[243] A very little higher need we go, to observe those great changes in the civil constitutions of the principal nations of Europe, in the partition of power among them, and by consequence in the whole system of European policy, which have operated so strongly for more than two centuries, and which operate still. I will not affront the memory of our Henry the Seventh so much as to compare him to Louis the Eleventh: and yet I perceive some resemblance between them; which would perhaps appear greater, if Philip of Commines had written the history of Henry as well as that of Louis; or if my Lord Bacon had written that of Louis as well as that of Henry. This prince came to the crown of England a little before the close of the fifteenth century: and Louis began his reign in France about twenty years sooner. These reigns make remarkable periods in the histories of both nations. To reduce the power, privileges, and possessions of the nobility, and to increase the wealth and authority of the crown, was the principal object of both. In this their success was so great, that the constitutions of the two governments have had, since that time, more resemblance, in name and in form than in reality, to the constitutions that prevailed before. Louis the Eleventh was the first, say the French, "qui mit les rois hors de page." The independency of the nobility had rendered the state of his predecessors very dependent, and their power precarious. They were the sovereigns of great vassals; but these vassals were so powerful, that one of them was sometimes able, and two or three of them always, to give law to the sovereign. Before Louis came to the crown, the English had been driven out of their possessions in France, by the poor character of Henry the Sixth, the domestic troubles of his reign, and the defection of the house of Burgundy from his alliance, much more than by the ability of Charles the Seventh, who seems to have been neither a greater hero nor a greater politician than Henry the Sixth; and even than by the vigor and union of the French nobility in his service. After Louis came to the crown, Edward the Fourth made a show of carrying the war again into France; but he soon returned home and your lordship will not be at a loss to find much better reasons for his doing so, in the situation of his affairs and the characters of his allies, than those which Philip of Commines draws from the artifice of Louis, from his good cheer, and his pensions. Now from this time our pretensions on France were in effect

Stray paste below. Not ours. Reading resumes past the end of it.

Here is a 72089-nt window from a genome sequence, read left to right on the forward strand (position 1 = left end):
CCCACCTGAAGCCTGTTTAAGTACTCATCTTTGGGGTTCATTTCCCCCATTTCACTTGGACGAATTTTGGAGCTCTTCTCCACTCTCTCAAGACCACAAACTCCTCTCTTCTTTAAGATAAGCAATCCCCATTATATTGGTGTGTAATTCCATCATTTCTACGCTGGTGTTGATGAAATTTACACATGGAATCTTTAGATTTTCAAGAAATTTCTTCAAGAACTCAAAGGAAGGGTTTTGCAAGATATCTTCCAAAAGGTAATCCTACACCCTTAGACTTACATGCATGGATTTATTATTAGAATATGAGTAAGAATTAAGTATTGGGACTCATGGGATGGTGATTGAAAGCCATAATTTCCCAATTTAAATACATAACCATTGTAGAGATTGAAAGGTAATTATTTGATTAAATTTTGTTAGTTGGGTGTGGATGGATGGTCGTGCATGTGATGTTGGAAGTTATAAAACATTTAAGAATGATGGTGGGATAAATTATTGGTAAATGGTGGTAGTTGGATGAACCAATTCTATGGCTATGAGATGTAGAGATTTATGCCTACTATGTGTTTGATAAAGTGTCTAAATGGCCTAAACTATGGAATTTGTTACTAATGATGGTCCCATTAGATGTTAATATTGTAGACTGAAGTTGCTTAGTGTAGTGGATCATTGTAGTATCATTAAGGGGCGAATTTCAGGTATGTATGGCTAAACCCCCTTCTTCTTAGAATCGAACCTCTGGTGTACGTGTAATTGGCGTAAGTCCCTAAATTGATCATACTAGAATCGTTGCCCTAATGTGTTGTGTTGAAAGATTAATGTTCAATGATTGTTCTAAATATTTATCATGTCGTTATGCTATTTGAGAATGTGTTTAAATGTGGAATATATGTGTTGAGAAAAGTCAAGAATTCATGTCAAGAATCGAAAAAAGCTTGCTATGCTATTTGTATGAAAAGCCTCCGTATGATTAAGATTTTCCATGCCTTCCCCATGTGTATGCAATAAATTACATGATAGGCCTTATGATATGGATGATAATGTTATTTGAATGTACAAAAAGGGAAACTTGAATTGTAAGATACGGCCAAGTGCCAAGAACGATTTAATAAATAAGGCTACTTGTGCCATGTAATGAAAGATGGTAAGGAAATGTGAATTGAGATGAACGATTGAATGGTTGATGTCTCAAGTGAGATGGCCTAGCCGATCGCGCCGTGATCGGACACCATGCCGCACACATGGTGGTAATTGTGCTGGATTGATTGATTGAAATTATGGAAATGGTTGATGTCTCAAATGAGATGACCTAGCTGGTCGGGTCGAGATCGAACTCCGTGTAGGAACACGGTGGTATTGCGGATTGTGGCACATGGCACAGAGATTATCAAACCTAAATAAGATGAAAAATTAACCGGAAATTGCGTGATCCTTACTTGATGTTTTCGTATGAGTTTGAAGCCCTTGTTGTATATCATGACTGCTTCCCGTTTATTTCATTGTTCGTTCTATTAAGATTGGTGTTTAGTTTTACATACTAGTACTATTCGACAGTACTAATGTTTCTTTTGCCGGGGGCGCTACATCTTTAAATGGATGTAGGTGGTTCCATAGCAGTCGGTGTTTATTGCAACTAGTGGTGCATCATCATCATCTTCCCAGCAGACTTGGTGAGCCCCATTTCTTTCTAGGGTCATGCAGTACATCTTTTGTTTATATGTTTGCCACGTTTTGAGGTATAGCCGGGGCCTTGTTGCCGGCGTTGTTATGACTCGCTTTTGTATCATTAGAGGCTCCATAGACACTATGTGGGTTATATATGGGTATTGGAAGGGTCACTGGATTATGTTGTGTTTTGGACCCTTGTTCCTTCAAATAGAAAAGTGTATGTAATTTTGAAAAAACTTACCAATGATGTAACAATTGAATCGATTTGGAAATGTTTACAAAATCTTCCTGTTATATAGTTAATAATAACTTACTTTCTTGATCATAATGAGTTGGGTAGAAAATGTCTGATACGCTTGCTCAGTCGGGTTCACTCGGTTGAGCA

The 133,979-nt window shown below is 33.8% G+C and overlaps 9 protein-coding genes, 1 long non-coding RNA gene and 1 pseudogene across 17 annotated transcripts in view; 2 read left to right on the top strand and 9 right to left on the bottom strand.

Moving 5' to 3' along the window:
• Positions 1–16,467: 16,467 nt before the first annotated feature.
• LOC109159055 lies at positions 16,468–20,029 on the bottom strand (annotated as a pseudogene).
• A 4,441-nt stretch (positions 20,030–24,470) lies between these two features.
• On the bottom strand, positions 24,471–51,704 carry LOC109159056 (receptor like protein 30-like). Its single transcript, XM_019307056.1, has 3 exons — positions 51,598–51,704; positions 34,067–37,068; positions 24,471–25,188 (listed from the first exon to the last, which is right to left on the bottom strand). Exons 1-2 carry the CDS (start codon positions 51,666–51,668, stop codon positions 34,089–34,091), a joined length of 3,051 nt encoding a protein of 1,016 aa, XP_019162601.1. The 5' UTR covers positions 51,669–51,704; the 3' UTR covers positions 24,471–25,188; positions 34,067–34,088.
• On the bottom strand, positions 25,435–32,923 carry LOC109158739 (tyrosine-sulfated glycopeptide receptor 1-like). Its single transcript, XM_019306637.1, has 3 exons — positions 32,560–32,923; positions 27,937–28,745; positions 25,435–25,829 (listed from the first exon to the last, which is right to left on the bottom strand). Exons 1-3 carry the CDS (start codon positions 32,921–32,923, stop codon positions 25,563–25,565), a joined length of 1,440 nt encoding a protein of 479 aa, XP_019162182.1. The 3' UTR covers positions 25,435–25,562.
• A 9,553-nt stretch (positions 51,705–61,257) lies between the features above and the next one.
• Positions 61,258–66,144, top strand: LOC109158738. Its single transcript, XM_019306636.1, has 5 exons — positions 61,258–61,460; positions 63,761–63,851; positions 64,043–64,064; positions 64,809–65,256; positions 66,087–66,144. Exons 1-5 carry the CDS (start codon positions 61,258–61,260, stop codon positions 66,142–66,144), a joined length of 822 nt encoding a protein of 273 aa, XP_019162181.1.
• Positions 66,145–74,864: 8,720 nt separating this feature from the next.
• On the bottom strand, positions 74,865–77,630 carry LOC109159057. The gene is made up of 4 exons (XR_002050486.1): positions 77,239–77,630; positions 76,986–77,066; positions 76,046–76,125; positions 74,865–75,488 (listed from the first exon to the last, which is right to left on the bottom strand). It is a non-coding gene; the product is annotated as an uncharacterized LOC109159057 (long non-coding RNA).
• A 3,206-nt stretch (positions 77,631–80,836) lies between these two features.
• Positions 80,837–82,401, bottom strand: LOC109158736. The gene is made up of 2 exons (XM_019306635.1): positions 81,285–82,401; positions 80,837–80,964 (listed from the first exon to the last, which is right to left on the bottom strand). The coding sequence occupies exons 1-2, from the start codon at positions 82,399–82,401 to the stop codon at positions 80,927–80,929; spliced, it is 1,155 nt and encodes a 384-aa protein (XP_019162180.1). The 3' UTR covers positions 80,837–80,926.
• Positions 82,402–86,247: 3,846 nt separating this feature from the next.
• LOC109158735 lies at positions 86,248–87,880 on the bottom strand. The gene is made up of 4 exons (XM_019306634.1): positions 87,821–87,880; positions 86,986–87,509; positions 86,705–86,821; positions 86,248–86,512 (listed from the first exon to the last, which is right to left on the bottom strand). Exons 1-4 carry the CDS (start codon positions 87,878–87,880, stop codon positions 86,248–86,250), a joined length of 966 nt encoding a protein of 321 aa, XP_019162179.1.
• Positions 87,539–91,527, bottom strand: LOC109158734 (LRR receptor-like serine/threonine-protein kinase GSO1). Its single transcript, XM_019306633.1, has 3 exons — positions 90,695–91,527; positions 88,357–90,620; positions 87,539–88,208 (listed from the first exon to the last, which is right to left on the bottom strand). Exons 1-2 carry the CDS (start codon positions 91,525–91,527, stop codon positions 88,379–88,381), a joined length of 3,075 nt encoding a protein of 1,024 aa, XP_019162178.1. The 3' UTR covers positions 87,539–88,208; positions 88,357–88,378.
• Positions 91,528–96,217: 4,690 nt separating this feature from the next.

[244] given up: and Charles the Bold, the last prince of the house of Burgundy, being killed, Louis had no vassal able to molest him. He re-united the Dutchy of Burgundy and Artois to his crown, he acquired Provence by gift, and his son Britany by marriage: and thus France grew, in the course of a few years, into that great and compact body which we behold at this time. The history of France before this period is, like that of Germany, a complicated history of several states and several interests; sometimes concurring like members of the same monarchy, and sometimes warring on one another. Since this period, the history of France is the history of one state under a more uniform and orderly government; the history of a monarchy wherein the prince is possessor of some, as well as lord of all the great fieffes: and, the authority of many tyrants centering in one, though the people are not become more free, yet the whole system of domestic policy is entirely changed. Peace at home is better secured, and the nation grown fitter to carry war abroad. The governors of great provinces and of strong fortresses have opposed their king, and taken arms against his authority and commission since that time: but yet there is no more resemblance between the authority and pretensions of these governors, or the nature and occasions of these disputes, and the authority and pretensions of the vassals of the crown in former days, or the nature and occasions of their disputes with the prince and with one another, than there is between the ancient and the present peers of France. In a word, the constitution is so altered, that any knowledge we can acquire about it in the history that precedes this period, will serve to little purpose in our study of the history that follows it, and to less purpose still in assisting us to judge of what passes in the present age. The kings of France since that time, more masters at home, have been able to exert themselves more abroad: and they began to do so immediately; for Charles the Eighth, son and successor of Louis the Eleventh, formed great designs of foreign conquests, though they were disappointed by his inability, by the levity of the nation, and by other causes. Louis the Twelfth and Francis the First, but especially Francis, meddled deep in the affairs of Europe: and though the superior genius of Ferdinand called the Catholic, and the star of Charles the Fifth prevailed against them, yet the efforts they made show sufficiently how the strength and importance of this monarchy were increased in their time. From whence we may date likewise the rivalship of the house of France, for we may reckon that of Valois and that of Bourbon as one upon this occasion, and the house of Austria; that continues at this day, and that has cost so much blood and so much treasure in the course of it.